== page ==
PPE* a big piece of cardboard (folds in half, stored under the rear bed). Great if you need to sit on the ground or slide under the van for any repairs.* long-sleeve shirt you don't care about* disposable glovesTools* A long breaker bar with 19mm socket for changing tires (the VW spare tire lug bolt wrench is quite short).* right-angle screwdriver to change the ignition switch (see below)Gadgets* OBD-2 scanner (or laptop with VCDS or VCDS-Lite and a USB to OBD2 adapter)Info* a laptop with 15+ years of archived [eurovanupdate] messages!* don't trust the user's manual or mechanics - I had one trip almost ruined by "failed windows" where the problem was a simple blown fuse, which was mis-documented in the user manual and by a VW dealer.Parts* ignition switch - common failure point that causes a lot of weird electrical problems. Hard to change w/o the right tool (see above)Dual-Use* leveling blocks can be used as impromptu jack-stands (if you need to get under the van to work, don't trust only the VW jack)Technique* for driving up steep grades in the heat, learn the difference between gears where the transmission torque converter is locked up vs. slipping. The non-locked up gears will generate a lot more heat; better to shift down one gear instead.* if you have air conditioner troubles, know the sounds & signs of impending failure and how to turn off the AC compressor - this can save your serpentine belt

  • Re: Which Tools & Parts Would You Recommend for a Road Trip? 2001 Eurovan Camper
    by txpigeon@... (Duane) on August 13, 2022 at 7:48 pm

    On Sat, Aug 13, 2022 at 01:26 PM, stevekrival wrote: What other useful tools should I consider? I've found that on my Rialta, the Eurovan part anyway, as long as I have 13mm and 10mm sockets with wrench, a couple of screwdrivers, and a big pair of pliers, I can handle about anything.  There's always gonna be that oddball thing, but they're hard to prepare for no matter what.I've also been known to make a 'day trip' to help out someone in need, so you might consider this group as an extra 'tool'.-- Duane05HD Rialta220K Miles

  • Re: Which Tools & Parts Would You Recommend for a Road Trip? 2001 Eurovan Camper
    by jonathanmackenzie@... (Jonathan Mackenzie) on August 13, 2022 at 6:54 pm

    In M&M left their list.In W. Li had some good advice.There was a thread on this for a 1992: might want to practice removing the spare tire from its rack underneath the van before you set out. Change the automatic transmission fluid. On long climbs, switch the AC on.  Safe travels!- Jonathan 1999 EVC

  • Re: Which Tools & Parts Would You Recommend for a Road Trip? 2001 Eurovan Camper
    by kgkirkley@... (Kent Kirkley) on August 13, 2022 at 6:46 pm

    At only 86K miles, you probably won't have any mechanical issues, but you never know.I have a '97EVC and lost my water pump and serpentine belt at 100K miles in the middle of nowhere.I'd get a water pump, serpentine belt and belt tensioner, and a correct bolt to release tension on the belt.I'd have a premium emergency roadside coverage, AAA or Good Sams.Really good, bright LED work light.LED headlamp.Tire Plug repair kit, gloves, pliers. (sometimes you can remove a nail and plug it yourself, even on roadside)12volt Tire InflaterWhen was your transmission's fluid, filter and gasket last changed. It should be changed at least every 40k miles, if notmore often, like 20k miles.If you don't have one, you might consider installing an external transmission oil cooler. It mounts in front of the radiator andkeeps the transmission oil temperature from getting too high, which damages it resulting in transmission failure.Before trip have an oil & filter change.Check coolant and brake fluid level.What is the condition of your tires? Have them checked, rotated and balanced with correct air pressure.Low tire pressures and highway heat are the greatest cause of tire failure and blowouts.If they are suspect, new tires.Kent Kirkley'97 EVC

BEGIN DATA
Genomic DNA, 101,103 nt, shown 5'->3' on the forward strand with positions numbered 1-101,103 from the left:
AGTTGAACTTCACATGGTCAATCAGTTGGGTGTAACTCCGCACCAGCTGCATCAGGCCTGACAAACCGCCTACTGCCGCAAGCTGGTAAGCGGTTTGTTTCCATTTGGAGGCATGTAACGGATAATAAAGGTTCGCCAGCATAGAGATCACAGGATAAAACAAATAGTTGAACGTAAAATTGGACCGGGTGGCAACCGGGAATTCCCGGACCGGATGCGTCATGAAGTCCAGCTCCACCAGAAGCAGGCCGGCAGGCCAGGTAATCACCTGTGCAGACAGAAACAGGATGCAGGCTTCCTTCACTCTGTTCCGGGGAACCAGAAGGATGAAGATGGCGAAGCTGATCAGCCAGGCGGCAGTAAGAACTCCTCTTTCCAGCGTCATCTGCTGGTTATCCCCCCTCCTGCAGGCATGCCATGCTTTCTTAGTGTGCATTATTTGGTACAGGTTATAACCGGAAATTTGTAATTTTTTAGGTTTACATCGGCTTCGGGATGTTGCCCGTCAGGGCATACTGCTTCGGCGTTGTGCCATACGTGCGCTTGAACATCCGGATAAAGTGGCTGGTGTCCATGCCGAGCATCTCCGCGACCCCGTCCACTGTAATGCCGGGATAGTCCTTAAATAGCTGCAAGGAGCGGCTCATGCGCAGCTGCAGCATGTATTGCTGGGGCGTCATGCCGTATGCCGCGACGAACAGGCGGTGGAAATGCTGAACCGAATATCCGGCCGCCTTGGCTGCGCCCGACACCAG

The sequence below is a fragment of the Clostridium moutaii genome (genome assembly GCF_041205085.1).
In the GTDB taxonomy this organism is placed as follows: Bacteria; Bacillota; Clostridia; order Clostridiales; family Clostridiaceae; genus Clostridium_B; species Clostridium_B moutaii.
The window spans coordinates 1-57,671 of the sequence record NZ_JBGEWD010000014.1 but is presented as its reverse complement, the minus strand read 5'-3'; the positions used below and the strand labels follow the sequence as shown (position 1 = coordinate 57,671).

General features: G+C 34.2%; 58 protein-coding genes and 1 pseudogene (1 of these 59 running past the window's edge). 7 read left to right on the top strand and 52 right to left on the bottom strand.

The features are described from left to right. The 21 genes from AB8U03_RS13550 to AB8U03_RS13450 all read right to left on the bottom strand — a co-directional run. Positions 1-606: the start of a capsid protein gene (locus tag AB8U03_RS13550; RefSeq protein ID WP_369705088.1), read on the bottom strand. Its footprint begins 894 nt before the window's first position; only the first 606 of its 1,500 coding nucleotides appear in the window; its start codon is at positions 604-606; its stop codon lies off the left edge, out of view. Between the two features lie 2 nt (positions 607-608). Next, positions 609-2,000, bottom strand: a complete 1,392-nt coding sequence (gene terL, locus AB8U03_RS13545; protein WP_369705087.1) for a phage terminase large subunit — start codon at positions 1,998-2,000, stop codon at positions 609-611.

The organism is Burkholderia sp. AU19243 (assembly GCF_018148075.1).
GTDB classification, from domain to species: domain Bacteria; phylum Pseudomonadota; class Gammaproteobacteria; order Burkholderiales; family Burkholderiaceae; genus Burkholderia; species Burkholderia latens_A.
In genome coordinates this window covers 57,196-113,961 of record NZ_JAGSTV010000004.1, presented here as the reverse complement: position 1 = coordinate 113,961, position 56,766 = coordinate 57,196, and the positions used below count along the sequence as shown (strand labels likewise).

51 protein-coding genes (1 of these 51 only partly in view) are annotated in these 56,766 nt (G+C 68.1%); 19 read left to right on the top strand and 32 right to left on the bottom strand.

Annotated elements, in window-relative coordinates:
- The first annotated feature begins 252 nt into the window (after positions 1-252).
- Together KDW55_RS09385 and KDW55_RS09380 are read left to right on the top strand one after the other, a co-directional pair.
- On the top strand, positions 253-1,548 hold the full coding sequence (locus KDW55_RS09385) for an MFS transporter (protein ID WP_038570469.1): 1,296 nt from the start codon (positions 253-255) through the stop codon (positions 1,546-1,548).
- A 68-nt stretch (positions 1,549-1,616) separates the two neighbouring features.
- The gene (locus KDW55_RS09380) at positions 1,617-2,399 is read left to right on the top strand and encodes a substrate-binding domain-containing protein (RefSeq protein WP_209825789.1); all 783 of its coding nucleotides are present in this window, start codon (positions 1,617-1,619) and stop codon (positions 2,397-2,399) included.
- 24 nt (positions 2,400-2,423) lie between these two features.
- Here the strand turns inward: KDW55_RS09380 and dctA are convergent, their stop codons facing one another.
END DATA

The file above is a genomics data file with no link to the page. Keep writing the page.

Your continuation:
• Re: Which Tools & Parts Would You Recommend for a Road Trip? 2001 Eurovan Camper
    by sletz@... (sam letzring) on August 13, 2022 at 6:43 pm

    At 86kMiles- not much should need replacing. I have 150k on my 02EVC- and I usually take a few more spares. Have spare fuses - all amperage's- maybe a spare serpentine belt- but they usually last 100k or more. I usually have my Bentley repair manual on my computer. We've driven from NM to NY many times in ours and never really had a breakdown (except for one flat tire). Having a 12 volt air compressor came in handy for that. Patched the tire with a plug- pumped it up and drove to the next town to get it properly repaired. Good luck sam 02 EVC

  • Re: Which Tools & Parts Would You Recommend for a Road Trip? 2001 Eurovan Camper
    by fnewell19@... (Fred) on August 13, 2022 at 6:41 pm

    Towing Insurance that covers more than a minimum distance.  Paper Coveralls & an orange vest.  List some possible repair centers along your route... It is easier from home than sitting beside the road wondering where to have it towed.  Keep water in your tanks for flushing potty and washing greasy hands.  Lava hand soap, or hand cleaner orange stuff from dollar store.  Spare rags.Memorial Day Weekend had our twin electric fan units (in front of the radiator) fall apart when driving on washboard freeway I-40 just west of Kingman AZ.  Found a shop in Kingman after 12 calls from Flagstaff to Needles.  Finally found a place that would work on a German vehicle.  They had to source parts.  We left the rig there and continued our trip in a rental car... to Gulf Shores AL and back.  Upon return everything was fixed.  We also had them do an inspection and oil change.  $1600.  The tow was 12 miles, but could have been 200.

  • Which Tools & Parts Would You Recommend for a Road Trip? 2001 Eurovan Camper
    by skrival@... (stevekrival) on August 13, 2022 at 6:26 pm

    I am hitting the road in my 2001 Eurovan Camper (86K Miles) for an extended road trip. Which tools and spare parts would you take with you? In the past I have taken: 1. A canvas repair kit; 2. various screwdrivers and wrenches 3. Tire iron, jack, and gloves, good spare tire; 4. freon leak detector and yellow glasses; 5. error code detector. What other useful tools should I consider?

  • Re: 95 Eurovan Intermittent screeching when initally accelerating
    by joellipson@... (Joel) on August 12, 2022 at 7:44 pm

    Thank you, Josh!

  • Re: 95 Eurovan Intermittent screeching when initally accelerating
    by joellipson@... (Joel) on August 12, 2022 at 7:43 pm

    Thank you, Janet!

  • Re: 95 Eurovan Intermittent screeching when initally accelerating
    by jvantol@... (Joshua Van Tol) on August 12, 2022 at 1:57 pm

    The belt could easily be worn out. I would also check the condition of the tensioner and all the idler bearings, as well as the AC clutch bearing and the water pump.Usually a squealing belt means it's either worn out completely, or the tensioner is shot, or something being driven by the belt is about to lock up.

  • Re: 95 Eurovan Intermittent screeching when initally accelerating
    by janetmuccino@... (janet muccino) on August 12, 2022 at 1:55 pm

    Fan belt